Anniversary news. Where were you 40 years ago, when on Nov 9, 1978, the Public Utility Regulatory Policies Act passed as part of the National Energy Act? Its purpose: Promote both energy conservation (reduce demand) and greater use of domestic energy and renewable energy (increase supply). November 9 also was the 53rd anniversary of the Great Northeast Blackout.  

KnechtionRepair (www.knechtionrepair.com) continues to expand its product line. Tap and die kits for repairing both the internal and external threads of industrial standard two-ferrule-type compression tube fittings, popular among CCJ subscribers, now come in six sizes: ¼, 3/8, ½, 5/8, ¾, and 1 in. Plus, AN/MS (aviation) and JIC (hydraulic) tap and die kits are available in #4, #6, #8, and #12 sizes with #5 and #12 ready by year-end.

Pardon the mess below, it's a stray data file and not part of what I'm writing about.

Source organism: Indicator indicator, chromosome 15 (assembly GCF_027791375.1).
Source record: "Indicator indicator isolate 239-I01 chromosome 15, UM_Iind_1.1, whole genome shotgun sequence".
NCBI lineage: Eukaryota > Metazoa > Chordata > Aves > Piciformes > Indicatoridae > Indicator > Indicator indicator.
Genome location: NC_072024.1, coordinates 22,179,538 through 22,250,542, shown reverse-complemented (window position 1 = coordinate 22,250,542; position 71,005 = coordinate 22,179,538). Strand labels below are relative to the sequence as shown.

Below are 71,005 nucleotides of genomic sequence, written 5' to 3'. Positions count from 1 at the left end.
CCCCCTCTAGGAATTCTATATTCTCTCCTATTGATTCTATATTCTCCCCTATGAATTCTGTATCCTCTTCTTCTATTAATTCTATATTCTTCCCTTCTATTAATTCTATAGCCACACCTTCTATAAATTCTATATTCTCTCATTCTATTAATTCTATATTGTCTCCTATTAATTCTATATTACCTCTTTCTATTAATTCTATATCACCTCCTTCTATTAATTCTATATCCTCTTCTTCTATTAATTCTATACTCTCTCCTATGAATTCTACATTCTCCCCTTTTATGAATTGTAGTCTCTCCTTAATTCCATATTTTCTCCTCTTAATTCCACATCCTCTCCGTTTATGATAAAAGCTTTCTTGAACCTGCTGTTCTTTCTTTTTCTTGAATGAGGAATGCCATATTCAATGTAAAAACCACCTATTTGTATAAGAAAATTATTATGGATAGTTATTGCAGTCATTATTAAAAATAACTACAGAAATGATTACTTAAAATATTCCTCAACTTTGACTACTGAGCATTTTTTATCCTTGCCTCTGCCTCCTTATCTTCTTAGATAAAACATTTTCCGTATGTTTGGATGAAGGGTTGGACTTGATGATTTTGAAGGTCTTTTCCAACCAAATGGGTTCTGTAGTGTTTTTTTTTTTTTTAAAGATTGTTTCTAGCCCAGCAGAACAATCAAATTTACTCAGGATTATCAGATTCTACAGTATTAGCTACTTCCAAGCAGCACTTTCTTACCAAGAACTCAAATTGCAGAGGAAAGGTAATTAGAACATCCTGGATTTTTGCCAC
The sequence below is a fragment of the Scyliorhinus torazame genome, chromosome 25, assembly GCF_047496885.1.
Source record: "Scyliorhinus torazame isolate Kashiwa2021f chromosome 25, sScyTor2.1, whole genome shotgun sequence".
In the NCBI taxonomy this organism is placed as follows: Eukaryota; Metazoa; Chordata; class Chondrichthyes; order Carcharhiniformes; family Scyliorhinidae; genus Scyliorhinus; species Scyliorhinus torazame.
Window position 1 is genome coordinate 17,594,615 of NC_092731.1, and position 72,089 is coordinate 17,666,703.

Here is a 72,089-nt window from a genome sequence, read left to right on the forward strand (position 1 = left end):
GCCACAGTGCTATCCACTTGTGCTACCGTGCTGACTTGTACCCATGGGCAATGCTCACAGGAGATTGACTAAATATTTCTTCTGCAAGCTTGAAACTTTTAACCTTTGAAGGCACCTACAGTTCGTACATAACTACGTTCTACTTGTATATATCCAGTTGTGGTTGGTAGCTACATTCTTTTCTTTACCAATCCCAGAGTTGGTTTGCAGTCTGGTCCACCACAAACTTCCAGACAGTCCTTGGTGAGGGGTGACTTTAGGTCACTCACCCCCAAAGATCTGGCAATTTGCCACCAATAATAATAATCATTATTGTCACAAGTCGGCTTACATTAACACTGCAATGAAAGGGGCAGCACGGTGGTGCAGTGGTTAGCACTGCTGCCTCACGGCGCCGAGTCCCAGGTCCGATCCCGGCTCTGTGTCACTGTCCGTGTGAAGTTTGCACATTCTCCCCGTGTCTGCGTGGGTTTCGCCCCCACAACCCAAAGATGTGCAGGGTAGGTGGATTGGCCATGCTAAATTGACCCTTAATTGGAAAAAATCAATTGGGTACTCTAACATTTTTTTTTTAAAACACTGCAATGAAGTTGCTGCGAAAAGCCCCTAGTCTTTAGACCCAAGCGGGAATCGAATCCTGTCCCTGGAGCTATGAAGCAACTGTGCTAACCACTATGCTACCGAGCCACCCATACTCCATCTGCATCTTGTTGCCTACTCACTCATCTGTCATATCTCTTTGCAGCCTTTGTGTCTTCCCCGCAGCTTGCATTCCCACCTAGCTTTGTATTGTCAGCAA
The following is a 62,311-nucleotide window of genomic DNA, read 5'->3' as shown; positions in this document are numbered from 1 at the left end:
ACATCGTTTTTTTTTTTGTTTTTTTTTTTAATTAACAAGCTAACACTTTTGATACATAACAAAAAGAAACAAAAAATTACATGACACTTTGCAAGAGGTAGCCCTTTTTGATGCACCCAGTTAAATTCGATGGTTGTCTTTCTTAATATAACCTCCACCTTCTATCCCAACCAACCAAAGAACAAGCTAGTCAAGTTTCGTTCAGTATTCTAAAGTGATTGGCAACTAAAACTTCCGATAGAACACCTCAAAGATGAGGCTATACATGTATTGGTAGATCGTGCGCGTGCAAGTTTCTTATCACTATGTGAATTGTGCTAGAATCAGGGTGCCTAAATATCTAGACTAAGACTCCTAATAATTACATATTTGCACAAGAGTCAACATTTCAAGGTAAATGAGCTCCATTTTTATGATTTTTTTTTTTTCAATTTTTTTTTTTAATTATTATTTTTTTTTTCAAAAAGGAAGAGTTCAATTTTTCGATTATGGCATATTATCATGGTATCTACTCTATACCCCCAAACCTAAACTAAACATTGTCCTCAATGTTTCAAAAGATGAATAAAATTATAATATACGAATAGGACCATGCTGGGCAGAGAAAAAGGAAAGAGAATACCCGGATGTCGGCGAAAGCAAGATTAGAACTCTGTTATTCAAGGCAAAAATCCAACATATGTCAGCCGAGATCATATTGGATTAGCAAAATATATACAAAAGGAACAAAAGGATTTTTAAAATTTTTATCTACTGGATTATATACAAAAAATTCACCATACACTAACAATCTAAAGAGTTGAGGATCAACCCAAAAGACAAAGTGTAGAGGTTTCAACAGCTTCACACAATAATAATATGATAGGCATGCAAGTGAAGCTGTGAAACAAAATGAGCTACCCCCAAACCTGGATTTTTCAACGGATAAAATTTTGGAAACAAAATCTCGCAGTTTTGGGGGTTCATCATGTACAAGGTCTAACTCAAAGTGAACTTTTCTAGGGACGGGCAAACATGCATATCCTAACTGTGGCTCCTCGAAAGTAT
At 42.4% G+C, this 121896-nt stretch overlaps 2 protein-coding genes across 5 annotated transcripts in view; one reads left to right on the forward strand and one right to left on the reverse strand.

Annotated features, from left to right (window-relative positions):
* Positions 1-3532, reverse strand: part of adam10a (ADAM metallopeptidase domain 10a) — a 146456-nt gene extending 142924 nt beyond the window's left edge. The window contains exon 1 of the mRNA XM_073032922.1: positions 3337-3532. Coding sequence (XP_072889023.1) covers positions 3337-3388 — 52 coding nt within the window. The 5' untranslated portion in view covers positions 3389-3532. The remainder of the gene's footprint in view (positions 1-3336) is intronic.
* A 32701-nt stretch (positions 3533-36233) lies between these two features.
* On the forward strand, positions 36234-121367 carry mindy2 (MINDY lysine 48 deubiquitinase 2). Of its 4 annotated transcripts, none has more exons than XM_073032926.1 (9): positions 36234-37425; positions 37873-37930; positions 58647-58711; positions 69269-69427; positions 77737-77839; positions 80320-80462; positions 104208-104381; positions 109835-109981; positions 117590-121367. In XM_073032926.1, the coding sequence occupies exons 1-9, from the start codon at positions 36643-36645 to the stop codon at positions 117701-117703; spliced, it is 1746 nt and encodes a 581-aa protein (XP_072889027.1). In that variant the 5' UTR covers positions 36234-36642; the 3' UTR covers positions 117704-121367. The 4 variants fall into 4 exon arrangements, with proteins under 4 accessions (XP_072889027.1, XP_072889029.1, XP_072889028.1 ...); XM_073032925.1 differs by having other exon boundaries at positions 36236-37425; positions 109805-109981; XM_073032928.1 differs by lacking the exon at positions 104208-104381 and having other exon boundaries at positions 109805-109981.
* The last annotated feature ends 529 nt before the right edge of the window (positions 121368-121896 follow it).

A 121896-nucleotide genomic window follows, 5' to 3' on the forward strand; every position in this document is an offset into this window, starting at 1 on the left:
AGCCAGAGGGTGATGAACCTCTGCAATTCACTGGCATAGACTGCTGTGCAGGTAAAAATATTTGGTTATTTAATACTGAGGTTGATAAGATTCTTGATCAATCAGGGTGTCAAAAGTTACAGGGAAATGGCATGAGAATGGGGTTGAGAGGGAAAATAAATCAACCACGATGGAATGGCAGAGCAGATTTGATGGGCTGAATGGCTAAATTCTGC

Multiple tests to verify the effectiveness of KnechtionRepair have been conducted on samples of stainless-steel tubing with a wall thickness of 35 mils. No leakage was observed at the tube fittings, indicating a leak-proof connection—even with up to three threads removed from the fitting nuts. All test samples failed by rupture of the tubing wall at pressures in the neighborhood of 15,000 psig—far above the allowable design pressure.